I am a
recently divorced dad with a fourteen-year-old son. As
with most dads in my position, I don’t see my son as
often as I’d like to. My father died when I was young
and I have few memories of him. As a result, my
relationship with my son is the most important thing to
me; however, with teenagers being what they are, I don’t
always know what’s going on inside my son’s
When Alex was about five years old, we
lived briefly in California. His mother was in the Air
Force, and this was her first assignment. I worked a
couple of part-time jobs and, as a result, had some time
off during the week. I often took him to a park we
dubbed the “Dragon Park” because there was a concrete
dragon character at the entrance.
to the dragon (which all the kids played on), the
park had a vast playground area with lots of playground
equipment to climb on, through, around, and more. Alex
always looked forward to going to the park and hated
when it was time to leave.
These days, I see my
son twice during the week and then on the weekend. One
weekend, he told me about a project he had in his
English class. He was to write about a place or time in
his life that was important to him and how he felt
about it. The feeling could be positive or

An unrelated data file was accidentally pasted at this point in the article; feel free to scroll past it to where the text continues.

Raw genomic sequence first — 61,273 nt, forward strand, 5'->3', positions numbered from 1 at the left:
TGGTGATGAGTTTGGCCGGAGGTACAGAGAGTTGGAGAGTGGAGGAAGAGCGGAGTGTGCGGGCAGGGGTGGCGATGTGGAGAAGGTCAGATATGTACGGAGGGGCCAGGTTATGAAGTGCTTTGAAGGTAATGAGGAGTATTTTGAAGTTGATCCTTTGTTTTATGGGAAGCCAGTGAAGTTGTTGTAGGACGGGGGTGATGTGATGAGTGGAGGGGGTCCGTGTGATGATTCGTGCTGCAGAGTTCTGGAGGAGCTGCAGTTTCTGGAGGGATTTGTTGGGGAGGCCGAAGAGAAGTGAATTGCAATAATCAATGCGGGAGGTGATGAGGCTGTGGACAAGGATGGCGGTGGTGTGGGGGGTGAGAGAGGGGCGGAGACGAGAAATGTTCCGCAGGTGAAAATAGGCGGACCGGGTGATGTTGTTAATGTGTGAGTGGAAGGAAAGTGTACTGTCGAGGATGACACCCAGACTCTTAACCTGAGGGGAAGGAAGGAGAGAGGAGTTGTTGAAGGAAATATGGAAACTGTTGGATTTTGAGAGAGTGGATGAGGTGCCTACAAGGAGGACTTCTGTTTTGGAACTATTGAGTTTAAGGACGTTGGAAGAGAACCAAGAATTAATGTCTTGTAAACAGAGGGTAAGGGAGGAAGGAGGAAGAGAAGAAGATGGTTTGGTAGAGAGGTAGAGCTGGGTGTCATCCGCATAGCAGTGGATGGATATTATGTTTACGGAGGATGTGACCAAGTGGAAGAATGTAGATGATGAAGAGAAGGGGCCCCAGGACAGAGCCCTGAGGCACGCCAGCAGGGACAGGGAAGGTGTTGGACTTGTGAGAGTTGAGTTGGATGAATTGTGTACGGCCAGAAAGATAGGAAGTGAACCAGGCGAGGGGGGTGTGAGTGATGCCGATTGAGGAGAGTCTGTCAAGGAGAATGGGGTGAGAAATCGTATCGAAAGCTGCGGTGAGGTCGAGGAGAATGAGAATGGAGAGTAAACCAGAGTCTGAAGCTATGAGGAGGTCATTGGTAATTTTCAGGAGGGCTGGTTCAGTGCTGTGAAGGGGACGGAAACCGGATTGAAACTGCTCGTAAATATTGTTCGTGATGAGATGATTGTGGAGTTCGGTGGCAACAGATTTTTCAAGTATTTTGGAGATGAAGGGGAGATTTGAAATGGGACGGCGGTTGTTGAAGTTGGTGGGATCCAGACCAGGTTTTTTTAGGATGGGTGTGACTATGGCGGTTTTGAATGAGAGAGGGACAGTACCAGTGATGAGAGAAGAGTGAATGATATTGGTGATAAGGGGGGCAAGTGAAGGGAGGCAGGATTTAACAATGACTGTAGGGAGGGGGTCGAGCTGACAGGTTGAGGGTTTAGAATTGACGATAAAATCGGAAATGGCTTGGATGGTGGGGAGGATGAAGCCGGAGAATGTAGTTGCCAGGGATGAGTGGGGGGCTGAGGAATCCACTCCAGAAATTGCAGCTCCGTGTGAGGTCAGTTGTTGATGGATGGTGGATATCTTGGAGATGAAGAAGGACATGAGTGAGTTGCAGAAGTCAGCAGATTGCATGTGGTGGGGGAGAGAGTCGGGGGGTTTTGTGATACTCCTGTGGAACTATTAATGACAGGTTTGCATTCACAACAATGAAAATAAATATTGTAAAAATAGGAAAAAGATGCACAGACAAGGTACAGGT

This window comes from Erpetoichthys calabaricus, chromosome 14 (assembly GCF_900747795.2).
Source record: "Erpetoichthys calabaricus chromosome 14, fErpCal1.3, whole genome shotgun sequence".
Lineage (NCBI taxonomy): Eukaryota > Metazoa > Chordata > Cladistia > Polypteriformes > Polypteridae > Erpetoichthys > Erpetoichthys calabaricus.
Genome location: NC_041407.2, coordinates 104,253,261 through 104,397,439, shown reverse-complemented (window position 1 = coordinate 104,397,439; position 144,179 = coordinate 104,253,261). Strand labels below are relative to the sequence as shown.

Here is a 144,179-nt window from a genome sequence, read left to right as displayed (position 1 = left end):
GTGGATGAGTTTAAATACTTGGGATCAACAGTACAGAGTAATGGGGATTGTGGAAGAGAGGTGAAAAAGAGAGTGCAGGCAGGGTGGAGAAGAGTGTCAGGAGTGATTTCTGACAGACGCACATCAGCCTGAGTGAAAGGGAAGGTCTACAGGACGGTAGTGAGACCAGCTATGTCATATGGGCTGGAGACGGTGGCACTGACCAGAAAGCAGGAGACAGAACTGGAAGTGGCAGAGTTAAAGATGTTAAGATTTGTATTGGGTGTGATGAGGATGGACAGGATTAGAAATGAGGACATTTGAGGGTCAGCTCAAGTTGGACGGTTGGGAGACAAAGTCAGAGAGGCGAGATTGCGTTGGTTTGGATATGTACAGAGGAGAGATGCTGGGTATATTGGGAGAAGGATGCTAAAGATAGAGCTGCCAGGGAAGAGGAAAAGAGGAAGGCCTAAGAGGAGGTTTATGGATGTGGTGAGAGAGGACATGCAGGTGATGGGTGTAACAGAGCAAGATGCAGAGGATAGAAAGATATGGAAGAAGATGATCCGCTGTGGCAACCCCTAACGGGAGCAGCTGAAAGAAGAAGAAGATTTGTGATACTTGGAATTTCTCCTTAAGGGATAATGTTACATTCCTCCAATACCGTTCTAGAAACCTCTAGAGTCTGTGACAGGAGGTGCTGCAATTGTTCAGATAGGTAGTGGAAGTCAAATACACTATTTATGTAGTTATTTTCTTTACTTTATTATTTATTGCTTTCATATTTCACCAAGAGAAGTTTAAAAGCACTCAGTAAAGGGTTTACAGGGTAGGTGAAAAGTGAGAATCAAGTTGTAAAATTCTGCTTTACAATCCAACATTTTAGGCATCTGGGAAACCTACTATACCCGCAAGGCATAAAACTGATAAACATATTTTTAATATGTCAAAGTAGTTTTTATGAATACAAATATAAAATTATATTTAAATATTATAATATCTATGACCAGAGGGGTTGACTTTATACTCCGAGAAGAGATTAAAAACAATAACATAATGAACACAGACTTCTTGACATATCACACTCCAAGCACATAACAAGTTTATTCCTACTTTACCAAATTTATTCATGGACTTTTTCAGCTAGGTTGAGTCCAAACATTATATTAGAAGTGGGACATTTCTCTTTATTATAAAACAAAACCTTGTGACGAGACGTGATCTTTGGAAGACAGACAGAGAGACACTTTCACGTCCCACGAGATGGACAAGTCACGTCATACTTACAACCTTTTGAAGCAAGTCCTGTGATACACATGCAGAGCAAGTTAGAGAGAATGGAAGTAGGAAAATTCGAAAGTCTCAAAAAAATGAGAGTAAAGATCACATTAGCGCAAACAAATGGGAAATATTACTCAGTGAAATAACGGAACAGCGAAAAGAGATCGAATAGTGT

“So what did you decide to write
about?” I asked.
“I wanted to write about
the Dragon Park, Dad,” was his reply.
thought he would’ve chosen someplace that we had
traveled to, like Japan or Hawaii, and asked
him why he chose the Dragon Park.
were the times when I felt the closest to you,” he
answered. It was all I could do to hold back the tears
until after I got back to my apartment.
got home, I went through the boxes of photos that I had
taken of him over the years. I came across one of him
with a big smile on his face sitting on that dragon. I
took it to a photo shop, had it enlarged, and
bought a frame for it.
Thursday, I went to see him. As he opened the door, I
handed him a wrapped package.
“What’s this?” he
“Go ahead and open it,” I said.
He ripped off the paper and held the framed
picture in his hand. He looked up at me without saying
“Those were some of my favorite times
together, too, son.” At that point, he wrapped his
arms around me and gave me a big bear hug.
everything involved with being an adolescent,
going to Dragon Park with me was the memory he drew upon
for his assignment. I used to worry about what memories
he’d have of me after I’m gone, but not any
(c) 2007 from
Chicken Soup for the Father & Son Soul